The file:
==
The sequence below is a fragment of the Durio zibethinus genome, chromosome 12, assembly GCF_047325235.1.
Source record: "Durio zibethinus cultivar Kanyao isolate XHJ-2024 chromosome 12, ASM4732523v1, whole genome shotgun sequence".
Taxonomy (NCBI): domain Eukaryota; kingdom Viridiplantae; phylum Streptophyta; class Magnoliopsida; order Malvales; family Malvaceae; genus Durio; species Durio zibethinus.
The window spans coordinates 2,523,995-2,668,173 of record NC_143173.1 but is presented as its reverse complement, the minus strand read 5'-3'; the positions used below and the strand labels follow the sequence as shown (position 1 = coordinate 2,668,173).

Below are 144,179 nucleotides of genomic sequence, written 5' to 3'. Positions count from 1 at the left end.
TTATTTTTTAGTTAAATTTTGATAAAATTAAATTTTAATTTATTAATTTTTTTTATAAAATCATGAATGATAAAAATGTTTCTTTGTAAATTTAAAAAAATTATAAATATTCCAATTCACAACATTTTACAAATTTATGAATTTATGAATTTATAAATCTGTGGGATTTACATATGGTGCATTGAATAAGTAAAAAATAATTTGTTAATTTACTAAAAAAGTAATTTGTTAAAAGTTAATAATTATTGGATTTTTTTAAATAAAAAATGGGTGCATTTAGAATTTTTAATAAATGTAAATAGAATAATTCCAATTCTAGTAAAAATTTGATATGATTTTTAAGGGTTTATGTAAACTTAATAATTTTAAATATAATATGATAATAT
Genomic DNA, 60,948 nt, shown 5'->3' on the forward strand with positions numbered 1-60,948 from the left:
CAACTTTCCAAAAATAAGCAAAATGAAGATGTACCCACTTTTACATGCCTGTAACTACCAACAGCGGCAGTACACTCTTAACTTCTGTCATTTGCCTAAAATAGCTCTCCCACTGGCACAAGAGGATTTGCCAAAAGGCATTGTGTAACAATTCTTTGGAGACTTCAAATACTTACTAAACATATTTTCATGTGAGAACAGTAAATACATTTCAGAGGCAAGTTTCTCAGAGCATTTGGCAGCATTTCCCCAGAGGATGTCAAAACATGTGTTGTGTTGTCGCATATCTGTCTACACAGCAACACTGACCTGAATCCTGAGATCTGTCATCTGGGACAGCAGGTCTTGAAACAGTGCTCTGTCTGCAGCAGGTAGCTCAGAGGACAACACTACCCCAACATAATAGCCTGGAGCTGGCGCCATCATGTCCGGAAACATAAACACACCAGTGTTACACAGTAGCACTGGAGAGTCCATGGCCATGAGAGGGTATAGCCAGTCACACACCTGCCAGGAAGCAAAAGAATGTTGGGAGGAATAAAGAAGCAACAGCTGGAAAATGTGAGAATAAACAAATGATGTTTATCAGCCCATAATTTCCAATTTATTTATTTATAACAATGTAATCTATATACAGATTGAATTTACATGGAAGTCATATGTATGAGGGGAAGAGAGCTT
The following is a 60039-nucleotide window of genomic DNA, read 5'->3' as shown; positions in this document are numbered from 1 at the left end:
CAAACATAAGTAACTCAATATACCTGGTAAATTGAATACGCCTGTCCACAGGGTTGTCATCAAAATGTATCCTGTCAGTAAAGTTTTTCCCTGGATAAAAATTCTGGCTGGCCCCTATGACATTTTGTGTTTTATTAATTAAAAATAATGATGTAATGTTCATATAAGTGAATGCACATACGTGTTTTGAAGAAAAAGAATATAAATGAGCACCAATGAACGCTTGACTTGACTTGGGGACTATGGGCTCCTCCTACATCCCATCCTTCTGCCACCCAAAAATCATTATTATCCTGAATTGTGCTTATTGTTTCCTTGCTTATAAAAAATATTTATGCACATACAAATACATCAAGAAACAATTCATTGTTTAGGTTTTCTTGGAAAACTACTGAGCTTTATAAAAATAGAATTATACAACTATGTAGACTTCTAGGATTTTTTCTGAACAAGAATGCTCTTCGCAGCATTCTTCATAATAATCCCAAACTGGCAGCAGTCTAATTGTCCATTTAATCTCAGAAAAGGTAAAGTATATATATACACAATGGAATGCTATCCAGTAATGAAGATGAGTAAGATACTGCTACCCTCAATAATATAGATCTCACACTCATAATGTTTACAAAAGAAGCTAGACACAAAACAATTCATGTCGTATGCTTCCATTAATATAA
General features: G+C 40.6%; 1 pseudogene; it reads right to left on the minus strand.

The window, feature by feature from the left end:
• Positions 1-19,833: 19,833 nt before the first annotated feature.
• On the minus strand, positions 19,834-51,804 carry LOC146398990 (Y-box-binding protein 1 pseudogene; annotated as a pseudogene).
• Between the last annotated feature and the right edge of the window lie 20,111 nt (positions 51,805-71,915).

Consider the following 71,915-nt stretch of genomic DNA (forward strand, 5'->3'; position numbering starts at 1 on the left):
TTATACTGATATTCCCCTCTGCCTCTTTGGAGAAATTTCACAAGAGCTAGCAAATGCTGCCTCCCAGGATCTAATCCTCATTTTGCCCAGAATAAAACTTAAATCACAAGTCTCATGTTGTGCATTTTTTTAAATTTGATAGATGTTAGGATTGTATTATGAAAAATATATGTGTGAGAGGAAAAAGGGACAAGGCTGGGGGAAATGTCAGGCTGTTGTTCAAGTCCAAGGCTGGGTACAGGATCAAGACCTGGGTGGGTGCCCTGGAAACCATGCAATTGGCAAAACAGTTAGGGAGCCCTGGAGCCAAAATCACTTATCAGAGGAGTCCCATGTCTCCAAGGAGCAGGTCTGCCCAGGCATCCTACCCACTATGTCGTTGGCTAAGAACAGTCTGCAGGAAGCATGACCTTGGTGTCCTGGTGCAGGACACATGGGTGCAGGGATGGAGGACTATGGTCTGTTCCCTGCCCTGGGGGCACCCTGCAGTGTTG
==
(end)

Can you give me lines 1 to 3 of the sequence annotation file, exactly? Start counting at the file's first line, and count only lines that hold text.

The sequence below is a fragment of the Durio zibethinus genome, chromosome 12, assembly GCF_047325235.1.
Source record: "Durio zibethinus cultivar Kanyao isolate XHJ-2024 chromosome 12, ASM4732523v1, whole genome shotgun sequence".
Taxonomy (NCBI): domain Eukaryota; kingdom Viridiplantae; phylum Streptophyta; class Magnoliopsida; order Malvales; family Malvaceae; genus Durio; species Durio zibethinus.